- Stay-at-home orders and mandatory restaurant closures are forcing restaurants across the country to shift to pickup and takeout service.
- Suburban restaurants are doing everything they can to gain attention on social media to boost their sales.
- At the same time, many are struggling to stay afloat.
- View more episodes of Business Insider Today on Facebook.
Restaurants are doing everything they can to stay afloat during the coronavirus pandemic.
But while some urban eateries have successfully transitioned to takeout service, with aid from delivery apps like Grubhub, Seamless, or Postmates, restaurants in suburban and rural locations are struggling to keep up with social distancing mandates.
The problem is especially pronounced in places where people already live far away from one another and delivery service is uncommon.
Maguire’s Bar and Grill, an Irish pub in southeastern Massachusetts, is one of the more popular restaurants in the small town of Easton. Before the crisis, 85% of its customers were dine-in only.
“What used to be 20% of our business model is now 100% of our business model,” said owner Neil Levine. “We knew that the shutdown would have to change everything we did from top to bottom. So we had started to lay out a plan, and try and get a model of what we were going to become when this happened. We weren’t sure exactly when it was going to happen, but we knew it was coming.”
Levine took to social media to try and boost his sales, posting humorous videos several times a week for more than 4,500 Facebook followers. In one, he dresses up as CNN anchor Erin Burnett and pretends to do a live report from the parking lot. In another, he interviews his employees about their favourite menu options and asks his viewers, “Are you hungry now?”
Followers wrote heartfelt comments telling him “Keep the videos coming,” “You bring a smile to our faces,” and “The videos are awesome! Stay positive and keep supporting local awesome restaurants!”
“People need to laugh now,” Levine told Business Insider Today. “There’s enough crying, there’s enough sadness, there’s enough heartbreak with what’s going on in the world. People need to be lifted up and that’s what the videos are all about. We have a moral responsibility to lead, and business owners have a moral responsibility to do the right thing in this crisis.”
Levine is not alone.
In Oklahoma, J. Mays boosts morale in a similar way: by trying to make people laugh. He dresses up in a lobster costume for Facebook videos and for deliveries.
Mays, who co-owns the Hamilton Supperette and Lounge in Oklahoma City, says before the pandemic, his restaurant did virtually no takeout.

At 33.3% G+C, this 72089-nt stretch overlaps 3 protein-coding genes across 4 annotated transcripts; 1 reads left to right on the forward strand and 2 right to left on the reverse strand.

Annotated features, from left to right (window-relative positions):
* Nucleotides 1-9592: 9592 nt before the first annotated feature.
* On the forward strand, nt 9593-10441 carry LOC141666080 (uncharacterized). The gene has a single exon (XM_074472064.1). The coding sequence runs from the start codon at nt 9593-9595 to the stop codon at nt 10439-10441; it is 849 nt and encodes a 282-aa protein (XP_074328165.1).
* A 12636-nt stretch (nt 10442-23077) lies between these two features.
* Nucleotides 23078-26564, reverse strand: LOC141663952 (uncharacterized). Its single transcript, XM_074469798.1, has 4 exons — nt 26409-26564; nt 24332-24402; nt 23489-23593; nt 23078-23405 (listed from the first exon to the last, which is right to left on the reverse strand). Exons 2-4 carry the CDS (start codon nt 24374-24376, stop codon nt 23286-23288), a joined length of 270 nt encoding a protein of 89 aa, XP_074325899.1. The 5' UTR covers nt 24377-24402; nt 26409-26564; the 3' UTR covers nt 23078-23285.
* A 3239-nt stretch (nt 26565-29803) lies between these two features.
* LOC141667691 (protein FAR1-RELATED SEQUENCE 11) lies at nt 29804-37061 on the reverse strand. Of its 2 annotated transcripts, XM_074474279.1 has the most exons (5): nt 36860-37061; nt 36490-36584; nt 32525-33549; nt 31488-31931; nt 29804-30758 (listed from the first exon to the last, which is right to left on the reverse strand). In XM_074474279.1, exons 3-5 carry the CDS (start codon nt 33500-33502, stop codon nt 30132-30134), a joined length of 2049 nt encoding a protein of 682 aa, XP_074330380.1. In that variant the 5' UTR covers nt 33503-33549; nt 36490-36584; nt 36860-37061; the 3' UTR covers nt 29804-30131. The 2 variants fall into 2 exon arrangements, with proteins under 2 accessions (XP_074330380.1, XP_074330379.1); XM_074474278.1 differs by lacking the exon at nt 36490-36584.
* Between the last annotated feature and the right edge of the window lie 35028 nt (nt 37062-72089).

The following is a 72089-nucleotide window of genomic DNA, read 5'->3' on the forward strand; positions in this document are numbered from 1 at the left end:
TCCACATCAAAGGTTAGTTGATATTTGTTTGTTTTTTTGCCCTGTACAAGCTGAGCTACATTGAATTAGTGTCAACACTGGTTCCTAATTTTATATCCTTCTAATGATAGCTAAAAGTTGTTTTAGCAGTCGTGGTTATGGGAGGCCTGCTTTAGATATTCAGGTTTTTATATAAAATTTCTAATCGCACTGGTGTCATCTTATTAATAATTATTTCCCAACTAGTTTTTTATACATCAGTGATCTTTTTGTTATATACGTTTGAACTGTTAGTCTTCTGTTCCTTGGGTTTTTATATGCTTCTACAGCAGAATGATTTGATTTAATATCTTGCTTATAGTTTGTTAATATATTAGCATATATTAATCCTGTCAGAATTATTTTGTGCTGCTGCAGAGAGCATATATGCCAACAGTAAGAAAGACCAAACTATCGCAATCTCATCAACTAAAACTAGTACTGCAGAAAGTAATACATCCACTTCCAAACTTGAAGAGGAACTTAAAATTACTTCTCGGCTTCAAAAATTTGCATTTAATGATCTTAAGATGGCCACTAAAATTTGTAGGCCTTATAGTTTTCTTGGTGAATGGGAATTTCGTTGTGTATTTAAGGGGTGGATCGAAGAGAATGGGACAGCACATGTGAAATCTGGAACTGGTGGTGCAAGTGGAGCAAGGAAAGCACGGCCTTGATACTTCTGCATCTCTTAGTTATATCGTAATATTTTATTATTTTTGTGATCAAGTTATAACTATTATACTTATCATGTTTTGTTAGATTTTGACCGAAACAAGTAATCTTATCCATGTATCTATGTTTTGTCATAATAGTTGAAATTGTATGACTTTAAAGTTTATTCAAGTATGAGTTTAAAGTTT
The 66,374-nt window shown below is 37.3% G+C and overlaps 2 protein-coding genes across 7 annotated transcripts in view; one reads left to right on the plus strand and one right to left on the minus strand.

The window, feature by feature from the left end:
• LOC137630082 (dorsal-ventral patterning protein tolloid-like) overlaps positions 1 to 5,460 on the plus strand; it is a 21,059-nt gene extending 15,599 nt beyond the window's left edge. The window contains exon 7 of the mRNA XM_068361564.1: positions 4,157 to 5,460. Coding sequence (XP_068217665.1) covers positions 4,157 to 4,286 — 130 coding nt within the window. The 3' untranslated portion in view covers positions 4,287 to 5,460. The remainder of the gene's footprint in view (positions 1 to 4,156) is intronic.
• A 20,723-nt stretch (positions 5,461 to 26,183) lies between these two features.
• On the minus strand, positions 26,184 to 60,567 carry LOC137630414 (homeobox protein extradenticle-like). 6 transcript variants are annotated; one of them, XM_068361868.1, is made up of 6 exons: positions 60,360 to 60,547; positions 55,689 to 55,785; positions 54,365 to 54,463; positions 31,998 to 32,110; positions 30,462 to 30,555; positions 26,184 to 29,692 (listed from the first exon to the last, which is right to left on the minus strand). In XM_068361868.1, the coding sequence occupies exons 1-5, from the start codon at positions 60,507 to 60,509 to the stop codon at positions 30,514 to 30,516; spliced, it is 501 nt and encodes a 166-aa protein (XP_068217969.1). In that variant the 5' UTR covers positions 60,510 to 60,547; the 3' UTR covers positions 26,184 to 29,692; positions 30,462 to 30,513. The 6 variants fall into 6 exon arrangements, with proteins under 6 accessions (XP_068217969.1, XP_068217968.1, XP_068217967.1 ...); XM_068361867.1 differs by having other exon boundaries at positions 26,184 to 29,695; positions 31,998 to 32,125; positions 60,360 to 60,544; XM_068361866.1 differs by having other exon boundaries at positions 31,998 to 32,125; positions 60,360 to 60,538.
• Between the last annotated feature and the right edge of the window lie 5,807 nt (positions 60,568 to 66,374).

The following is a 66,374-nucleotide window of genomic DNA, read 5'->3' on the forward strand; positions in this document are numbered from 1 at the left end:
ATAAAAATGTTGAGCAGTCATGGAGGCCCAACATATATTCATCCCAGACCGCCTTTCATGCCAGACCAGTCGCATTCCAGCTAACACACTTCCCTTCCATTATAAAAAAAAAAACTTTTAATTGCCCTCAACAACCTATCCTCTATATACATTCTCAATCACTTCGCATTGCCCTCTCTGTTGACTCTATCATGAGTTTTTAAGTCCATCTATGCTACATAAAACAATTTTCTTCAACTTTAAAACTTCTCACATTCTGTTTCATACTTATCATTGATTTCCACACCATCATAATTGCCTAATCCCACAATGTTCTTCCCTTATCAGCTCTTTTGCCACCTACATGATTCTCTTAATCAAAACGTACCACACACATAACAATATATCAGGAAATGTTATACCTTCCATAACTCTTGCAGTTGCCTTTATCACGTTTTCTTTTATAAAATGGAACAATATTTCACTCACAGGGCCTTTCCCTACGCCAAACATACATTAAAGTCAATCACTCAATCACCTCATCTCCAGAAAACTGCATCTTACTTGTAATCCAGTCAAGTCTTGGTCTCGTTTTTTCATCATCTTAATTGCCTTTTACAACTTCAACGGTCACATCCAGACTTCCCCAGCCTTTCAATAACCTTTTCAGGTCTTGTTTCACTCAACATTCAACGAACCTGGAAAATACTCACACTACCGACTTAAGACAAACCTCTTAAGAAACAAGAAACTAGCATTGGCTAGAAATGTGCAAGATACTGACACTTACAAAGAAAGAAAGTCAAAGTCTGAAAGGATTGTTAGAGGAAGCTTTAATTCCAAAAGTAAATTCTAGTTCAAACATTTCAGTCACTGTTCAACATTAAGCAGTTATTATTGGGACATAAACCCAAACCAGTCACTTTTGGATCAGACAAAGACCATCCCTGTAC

With sales now down about 70%, Mays says he’s pulling out all the stops to make his employees laugh and let customers know he’s open for business.
He manages seven other establishments across the state, posting on social media to drum up good spirits and good business.
His catering service, Cafe 7, has shifted its strategies too, now providing discounted meals for ICU staff in five different Oklahoma hospitals.
In addition to learning new business models, restaurants outside of major cities are also adapting to contactless pickup.
Levine has a strict protocol for that and posts detailed instructional videos on his Facebook page.
“You have to call up and place your order on the phone,” he said. “You come into our parking lot, you stay in your car. We have spotters that recognise you in the parking lot when your food is ready. We place it on a table outside in the parking lot. Our staff comes back inside the restaurant and you retrieve your food.”
He introduced this new system mainly through social media.
“With every phone call we get, people say, ‘Hey, I saw the video,'” Levine said. “I wake up every morning and I am literally fighting for the very existence of the business that I have built over the past 28 years. I’m fighting for the existence of my way of life. I’m fighting for the existence of the 44 people that work here.”
Small businesses across the country seem to be taking the challenge in stride.
Wooden Robot Brewery in Charlotte, North Carolina, has similarly been boosting morale by spreading positivity on social media. The brewery has even released new beers to give its customers something to look forward to.
Many small business owners like Levine and Mays don’t expect to turn a profit right now. They simply want to make enough money to pay their employees and their bills.
“Keep those phones ringing,” Levine says in one Facebook video. “If you keep those phones ringing, we’ll be here on the other side.”